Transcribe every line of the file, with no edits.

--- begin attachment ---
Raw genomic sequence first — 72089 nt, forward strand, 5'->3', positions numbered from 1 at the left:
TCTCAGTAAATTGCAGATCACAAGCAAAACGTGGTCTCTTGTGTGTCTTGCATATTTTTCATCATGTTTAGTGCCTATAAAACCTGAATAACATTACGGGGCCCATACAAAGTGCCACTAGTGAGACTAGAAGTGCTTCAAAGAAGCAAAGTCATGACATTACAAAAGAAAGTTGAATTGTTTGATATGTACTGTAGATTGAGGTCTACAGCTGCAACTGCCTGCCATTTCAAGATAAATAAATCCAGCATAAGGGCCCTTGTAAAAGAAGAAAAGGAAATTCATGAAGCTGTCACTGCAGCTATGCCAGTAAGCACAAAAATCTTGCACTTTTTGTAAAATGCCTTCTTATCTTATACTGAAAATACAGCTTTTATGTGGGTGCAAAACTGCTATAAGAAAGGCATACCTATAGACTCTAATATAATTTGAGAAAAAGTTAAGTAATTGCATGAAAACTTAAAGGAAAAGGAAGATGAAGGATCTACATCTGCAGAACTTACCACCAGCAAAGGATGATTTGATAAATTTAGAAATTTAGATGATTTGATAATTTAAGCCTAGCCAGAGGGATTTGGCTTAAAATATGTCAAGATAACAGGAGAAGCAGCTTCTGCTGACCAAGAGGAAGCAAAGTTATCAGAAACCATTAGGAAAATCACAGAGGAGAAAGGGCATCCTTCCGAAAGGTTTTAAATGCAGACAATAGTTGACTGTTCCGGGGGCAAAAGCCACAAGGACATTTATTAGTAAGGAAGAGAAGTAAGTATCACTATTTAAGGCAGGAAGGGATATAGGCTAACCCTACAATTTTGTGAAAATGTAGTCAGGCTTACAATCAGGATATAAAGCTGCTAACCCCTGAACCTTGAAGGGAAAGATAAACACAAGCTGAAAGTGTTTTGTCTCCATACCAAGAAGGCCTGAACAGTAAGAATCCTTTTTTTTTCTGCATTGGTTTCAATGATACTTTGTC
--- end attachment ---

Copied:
Raw genomic sequence first — 72089 nt, forward strand, 5'->3', positions numbered from 1 at the left:
TCTCAGTAAATTGCAGATCACAAGCAAAACGTGGTCTCTTGTGTGTCTTGCATATTTTTCATCATGTTTAGTGCCTATAAAACCTGAATAACATTACGGGGCCCATACAAAGTGCCACTAGTGAGACTAGAAGTGCTTCAAAGAAGCAAAGTCATGACATTACAAAAGAAAGTTGAATTGTTTGATATGTACTGTAGATTGAGGTCTACAGCTGCAACTGCCTGCCATTTCAAGATAAATAAATCCAGCATAAGGGCCCTTGTAAAAGAAGAAAAGGAAATTCATGAAGCTGTCACTGCAGCTATGCCAGTAAGCACAAAAATCTTGCACTTTTTGTAAAATGCCTTCTTATCTTATACTGAAAATACAGCTTTTATGTGGGTGCAAAACTGCTATAAGAAAGGCATACCTATAGACTCTAATATAATTTGAGAAAAAGTTAAGTAATTGCATGAAAACTTAAAGGAAAAGGAAGATGAAGGATCTACATCTGCAGAACTTACCACCAGCAAAGGATGATTTGATAAATTTAGAAATTTAGATGATTTGATAATTTAAGCCTAGCCAGAGGGATTTGGCTTAAAATATGTCAAGATAACAGGAGAAGCAGCTTCTGCTGACCAAGAGGAAGCAAAGTTATCAGAAACCATTAGGAAAATCACAGAGGAGAAAGGGCATCCTTCCGAAAGGTTTTAAATGCAGACAATAGTTGACTGTTCCGGGGGCAAAAGCCACAAGGACATTTATTAGTAAGGAAGAGAAGTAAGTATCACTATTTAAGGCAGGAAGGGATATAGGCTAACCCTACAATTTTGTGAAAATGTAGTCAGGCTTACAATCAGGATATAAAGCTGCTAACCCCTGAACCTTGAAGGGAAAGATAAACACAAGCTGAAAGTGTTTTGTCTCCATACCAAGAAGGCCTGAACAGTAAGAATCCTTTTTTTTTCTGCATTGGTTTCAATGATACTTTGTC